“That’s the lay of the land in these places,” Dirda agreed. They sounded like veteran border patrol cops looking at a lawless Mexican town through the chain-link.
We went to Biography/Memoir, where Dirda plucked out a few things without taking them: Kenneth Clarke’s Another Part of the World; The Man Who Knew Infinity; a biography of the author of Goodnight Moon; a charmingly decrepit copy of Goodbye to All That. Toward the end he saw Dan’s Zola bio. It was a hardcover, kind of drab. “It’s a nice book for a short life,” Dirda said noncommittally. “I think I reviewed it.” Then he tossed it in the box.
We’d left our piles back in Mysteries, and since Dirda appeared to be slowly accepting the fact that we’d picked all we could, he led me back. I asked him what went into his final considerations.
“Cost. The likelihood that I might read it. Scarcity,” he said, in no apparent order of priority. Lording over a pile of a twenty or thirty books, he told me, “I haven’t found anything extraordinary.” Dirda held up two copies of A. Merritt’s Dwellers in the Mirage and admitted, “It’s a question sometimes of whether I like the covers.” He opted for the more classic block-letters-and-lunar-hellscape edition. When he went to reshelve the other we suddenly began browsing again, like partiers grabbing a cocktail after putting their coats back on. I recognized this junkie crawl, the last-ditch attempt to find some astonishing rarity before quitting for the day.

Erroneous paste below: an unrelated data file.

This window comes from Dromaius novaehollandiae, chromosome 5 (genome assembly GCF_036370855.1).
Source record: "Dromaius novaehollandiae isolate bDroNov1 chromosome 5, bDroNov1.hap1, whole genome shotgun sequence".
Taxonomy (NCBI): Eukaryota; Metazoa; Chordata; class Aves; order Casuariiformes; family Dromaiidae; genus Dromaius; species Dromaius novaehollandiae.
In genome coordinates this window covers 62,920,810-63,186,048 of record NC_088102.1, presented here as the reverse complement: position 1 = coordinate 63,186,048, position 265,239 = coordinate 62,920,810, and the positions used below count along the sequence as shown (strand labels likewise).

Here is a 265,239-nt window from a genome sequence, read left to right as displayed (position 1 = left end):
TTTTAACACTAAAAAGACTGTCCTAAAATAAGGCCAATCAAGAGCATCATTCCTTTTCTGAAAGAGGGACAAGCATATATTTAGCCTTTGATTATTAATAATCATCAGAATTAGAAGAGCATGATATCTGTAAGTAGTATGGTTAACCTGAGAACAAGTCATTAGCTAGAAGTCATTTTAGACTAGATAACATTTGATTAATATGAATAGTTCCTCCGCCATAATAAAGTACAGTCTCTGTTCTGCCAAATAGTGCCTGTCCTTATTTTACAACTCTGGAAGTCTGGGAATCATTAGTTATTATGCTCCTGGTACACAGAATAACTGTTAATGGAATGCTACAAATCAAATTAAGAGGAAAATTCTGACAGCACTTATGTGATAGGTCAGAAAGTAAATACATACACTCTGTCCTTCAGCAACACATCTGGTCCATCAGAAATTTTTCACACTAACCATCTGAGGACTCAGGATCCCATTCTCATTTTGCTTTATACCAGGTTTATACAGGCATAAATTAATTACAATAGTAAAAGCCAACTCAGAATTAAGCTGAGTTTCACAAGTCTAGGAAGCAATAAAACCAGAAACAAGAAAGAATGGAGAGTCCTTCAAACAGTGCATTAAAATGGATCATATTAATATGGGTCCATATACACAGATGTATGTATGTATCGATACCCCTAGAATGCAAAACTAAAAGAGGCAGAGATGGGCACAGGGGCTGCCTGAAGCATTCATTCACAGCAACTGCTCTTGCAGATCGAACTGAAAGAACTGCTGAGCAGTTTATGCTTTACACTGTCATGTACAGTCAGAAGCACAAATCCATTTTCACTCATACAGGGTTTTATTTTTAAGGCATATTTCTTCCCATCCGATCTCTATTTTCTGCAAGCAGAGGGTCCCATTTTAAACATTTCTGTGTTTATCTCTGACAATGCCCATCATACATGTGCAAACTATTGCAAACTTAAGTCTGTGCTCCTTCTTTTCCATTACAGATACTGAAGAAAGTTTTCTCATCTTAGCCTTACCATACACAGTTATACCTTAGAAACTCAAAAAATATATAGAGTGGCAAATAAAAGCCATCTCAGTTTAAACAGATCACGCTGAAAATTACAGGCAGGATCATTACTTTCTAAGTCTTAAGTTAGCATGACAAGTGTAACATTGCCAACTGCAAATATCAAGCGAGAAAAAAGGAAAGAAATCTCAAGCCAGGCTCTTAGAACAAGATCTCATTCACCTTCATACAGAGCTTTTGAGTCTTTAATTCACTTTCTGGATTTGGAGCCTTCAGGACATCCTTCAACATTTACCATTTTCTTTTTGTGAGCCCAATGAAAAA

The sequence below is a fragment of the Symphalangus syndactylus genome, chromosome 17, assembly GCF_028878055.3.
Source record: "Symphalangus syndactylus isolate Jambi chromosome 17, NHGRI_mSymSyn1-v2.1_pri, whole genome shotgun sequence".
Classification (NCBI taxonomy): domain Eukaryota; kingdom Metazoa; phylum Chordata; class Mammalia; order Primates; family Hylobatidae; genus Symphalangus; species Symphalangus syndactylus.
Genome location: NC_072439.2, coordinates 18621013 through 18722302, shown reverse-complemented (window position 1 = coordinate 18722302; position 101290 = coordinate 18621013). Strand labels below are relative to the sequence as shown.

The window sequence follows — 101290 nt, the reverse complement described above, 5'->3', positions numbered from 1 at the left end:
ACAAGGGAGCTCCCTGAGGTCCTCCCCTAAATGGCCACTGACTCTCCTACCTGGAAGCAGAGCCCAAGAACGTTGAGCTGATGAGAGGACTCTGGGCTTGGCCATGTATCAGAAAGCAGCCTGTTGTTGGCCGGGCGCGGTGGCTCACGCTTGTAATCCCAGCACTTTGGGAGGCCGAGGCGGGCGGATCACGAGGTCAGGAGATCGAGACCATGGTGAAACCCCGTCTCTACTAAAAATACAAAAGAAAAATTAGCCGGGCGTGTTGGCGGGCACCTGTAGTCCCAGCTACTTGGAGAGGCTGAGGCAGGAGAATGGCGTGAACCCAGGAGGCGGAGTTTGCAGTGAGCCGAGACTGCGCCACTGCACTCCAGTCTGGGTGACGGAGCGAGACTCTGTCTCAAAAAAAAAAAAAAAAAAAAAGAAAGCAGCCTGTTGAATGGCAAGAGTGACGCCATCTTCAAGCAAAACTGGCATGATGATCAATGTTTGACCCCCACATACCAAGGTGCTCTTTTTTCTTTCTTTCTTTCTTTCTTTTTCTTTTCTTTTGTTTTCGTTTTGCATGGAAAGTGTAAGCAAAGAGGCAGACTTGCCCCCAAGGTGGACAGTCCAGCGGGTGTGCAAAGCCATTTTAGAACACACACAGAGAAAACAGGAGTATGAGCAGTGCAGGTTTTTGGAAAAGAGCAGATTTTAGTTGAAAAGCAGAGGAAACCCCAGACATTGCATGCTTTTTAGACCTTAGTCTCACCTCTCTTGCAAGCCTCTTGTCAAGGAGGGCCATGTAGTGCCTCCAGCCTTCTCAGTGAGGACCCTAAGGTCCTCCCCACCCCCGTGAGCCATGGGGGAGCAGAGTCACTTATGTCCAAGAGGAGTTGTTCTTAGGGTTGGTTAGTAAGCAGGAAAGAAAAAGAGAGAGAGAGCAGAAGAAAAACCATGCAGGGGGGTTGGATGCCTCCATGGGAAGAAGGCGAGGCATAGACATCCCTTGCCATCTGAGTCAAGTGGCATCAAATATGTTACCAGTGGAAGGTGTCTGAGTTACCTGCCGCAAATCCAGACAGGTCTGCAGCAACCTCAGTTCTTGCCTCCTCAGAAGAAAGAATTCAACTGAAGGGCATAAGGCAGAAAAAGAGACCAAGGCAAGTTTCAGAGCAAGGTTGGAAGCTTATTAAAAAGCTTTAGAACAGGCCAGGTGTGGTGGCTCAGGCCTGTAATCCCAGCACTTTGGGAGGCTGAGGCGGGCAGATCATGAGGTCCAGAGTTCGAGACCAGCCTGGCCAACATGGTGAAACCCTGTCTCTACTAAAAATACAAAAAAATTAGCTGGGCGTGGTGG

But this time I felt armed with expert knowledge. I ended up selecting some books I’d never heard of an hour before but which I now recognized as masterworks: Trent’s Last Case, by E.C. Bentley; an Edmund Crispin, The Moving Toyshop; and a wonderfully titled novel, The Three Coffins, by John Dickson Carr. When Dirda put his paperback of Black Alice in the no-go pile, I swooped it up and exchanged it with Chinaman’s Chance. Dirda disapproved. “Chinaman’s Chance is the better novel,” he said, a little sad for my bad judgment. But I had a real strategy in mind here: a handful of classics, all in old but solid editions with lovely cover art, and an attractive odd duck thrown in just to feel adventurous. I felt good. It would be eight dollars well spent, including Up in Old Hotel.